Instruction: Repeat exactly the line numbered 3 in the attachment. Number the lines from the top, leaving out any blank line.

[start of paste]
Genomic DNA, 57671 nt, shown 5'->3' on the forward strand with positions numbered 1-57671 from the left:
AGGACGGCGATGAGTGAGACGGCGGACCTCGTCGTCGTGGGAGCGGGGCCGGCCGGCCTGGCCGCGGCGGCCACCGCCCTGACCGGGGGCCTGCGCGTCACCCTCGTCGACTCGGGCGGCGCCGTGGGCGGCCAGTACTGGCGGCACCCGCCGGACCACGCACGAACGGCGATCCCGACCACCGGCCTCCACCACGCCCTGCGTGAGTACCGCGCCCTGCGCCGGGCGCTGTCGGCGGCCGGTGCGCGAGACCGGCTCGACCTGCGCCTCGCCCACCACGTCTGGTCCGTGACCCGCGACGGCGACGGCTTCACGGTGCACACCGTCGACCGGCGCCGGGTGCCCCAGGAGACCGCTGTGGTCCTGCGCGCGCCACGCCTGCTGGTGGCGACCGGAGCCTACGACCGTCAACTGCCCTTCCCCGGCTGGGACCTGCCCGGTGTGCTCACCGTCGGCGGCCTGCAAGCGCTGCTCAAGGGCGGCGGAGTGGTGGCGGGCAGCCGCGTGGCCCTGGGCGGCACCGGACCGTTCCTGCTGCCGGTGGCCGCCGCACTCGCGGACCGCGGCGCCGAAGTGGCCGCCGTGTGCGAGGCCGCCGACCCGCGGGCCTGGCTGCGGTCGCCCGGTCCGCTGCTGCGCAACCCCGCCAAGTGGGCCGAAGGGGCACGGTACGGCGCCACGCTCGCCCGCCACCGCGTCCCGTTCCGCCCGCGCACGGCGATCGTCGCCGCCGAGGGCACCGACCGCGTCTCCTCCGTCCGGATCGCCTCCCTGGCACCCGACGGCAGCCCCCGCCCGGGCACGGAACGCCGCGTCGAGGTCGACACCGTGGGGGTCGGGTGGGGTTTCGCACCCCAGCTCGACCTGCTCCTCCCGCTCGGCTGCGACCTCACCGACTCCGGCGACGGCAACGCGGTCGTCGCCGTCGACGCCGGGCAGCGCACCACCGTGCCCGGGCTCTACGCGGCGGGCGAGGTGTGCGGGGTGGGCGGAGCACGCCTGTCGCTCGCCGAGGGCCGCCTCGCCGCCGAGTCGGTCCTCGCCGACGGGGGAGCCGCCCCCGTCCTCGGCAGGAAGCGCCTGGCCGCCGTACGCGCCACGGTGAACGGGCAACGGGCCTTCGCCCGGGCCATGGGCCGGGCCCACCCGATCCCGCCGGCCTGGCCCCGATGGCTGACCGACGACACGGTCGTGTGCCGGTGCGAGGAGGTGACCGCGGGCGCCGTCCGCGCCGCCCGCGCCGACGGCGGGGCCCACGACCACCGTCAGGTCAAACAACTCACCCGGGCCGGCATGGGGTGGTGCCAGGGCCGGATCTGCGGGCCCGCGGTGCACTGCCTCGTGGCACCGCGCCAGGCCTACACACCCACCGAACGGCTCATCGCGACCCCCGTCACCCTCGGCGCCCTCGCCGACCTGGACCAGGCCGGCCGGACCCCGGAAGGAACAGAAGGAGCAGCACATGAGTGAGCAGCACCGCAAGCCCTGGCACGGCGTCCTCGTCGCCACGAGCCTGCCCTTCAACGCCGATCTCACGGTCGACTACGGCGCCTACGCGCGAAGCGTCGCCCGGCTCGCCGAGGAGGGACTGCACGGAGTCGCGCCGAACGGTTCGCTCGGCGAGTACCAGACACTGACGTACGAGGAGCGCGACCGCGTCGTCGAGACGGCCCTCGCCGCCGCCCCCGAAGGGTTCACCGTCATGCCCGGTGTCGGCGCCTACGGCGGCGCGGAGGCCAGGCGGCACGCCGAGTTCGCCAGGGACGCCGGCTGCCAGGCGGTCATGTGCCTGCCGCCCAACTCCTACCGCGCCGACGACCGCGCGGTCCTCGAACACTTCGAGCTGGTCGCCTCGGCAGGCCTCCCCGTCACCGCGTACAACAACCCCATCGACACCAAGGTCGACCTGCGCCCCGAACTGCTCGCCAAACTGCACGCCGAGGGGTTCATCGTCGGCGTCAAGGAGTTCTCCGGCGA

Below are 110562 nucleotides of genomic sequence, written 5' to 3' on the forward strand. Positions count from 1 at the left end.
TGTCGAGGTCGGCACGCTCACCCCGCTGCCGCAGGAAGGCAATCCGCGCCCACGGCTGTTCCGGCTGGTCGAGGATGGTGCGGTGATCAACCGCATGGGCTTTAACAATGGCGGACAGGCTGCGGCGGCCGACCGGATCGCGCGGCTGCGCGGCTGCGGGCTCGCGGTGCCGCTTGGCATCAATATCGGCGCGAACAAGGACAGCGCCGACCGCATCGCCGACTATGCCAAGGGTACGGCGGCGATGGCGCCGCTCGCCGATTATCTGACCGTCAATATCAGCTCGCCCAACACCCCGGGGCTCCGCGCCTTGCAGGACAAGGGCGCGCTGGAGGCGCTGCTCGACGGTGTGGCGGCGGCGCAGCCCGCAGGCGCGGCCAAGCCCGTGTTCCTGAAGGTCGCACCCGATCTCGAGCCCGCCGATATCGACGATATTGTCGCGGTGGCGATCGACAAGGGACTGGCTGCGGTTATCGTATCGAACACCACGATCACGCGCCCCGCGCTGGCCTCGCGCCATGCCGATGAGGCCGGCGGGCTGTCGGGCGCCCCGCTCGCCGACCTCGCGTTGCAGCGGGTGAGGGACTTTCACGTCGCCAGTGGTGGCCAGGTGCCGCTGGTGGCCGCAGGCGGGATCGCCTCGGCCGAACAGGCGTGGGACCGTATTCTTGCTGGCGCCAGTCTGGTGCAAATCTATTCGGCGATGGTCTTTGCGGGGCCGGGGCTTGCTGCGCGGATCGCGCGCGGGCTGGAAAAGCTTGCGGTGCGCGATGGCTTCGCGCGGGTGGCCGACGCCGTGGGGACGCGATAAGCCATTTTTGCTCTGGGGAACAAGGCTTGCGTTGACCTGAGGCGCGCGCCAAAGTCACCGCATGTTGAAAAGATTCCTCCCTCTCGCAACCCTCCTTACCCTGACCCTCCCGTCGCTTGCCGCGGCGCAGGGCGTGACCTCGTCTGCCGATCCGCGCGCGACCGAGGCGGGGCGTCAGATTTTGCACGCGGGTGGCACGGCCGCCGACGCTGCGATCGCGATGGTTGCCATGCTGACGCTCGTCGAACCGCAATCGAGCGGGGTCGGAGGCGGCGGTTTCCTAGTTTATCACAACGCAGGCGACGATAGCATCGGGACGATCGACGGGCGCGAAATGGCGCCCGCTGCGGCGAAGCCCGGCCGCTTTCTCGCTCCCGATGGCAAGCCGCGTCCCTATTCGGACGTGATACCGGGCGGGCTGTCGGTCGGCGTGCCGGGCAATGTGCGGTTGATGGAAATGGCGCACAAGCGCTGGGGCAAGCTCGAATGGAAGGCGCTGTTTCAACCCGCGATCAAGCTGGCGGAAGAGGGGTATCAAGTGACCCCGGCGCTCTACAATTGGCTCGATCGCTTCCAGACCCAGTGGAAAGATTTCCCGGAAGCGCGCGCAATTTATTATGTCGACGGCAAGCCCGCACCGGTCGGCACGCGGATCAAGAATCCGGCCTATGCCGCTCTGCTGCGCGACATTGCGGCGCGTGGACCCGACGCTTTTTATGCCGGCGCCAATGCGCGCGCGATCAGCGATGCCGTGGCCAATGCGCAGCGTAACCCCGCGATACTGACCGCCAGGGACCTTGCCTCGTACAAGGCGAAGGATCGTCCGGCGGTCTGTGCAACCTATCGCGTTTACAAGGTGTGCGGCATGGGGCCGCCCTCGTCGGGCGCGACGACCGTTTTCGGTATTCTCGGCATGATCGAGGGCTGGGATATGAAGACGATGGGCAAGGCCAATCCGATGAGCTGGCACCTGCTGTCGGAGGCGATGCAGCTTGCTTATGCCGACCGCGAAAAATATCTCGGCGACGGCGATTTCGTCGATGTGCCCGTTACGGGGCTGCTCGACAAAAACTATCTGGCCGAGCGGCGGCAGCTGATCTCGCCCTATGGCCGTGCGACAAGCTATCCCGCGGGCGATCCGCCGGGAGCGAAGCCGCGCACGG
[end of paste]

Below are 110562 nucleotides of genomic sequence, written 5' to 3' on the forward strand. Positions count from 1 at the left end.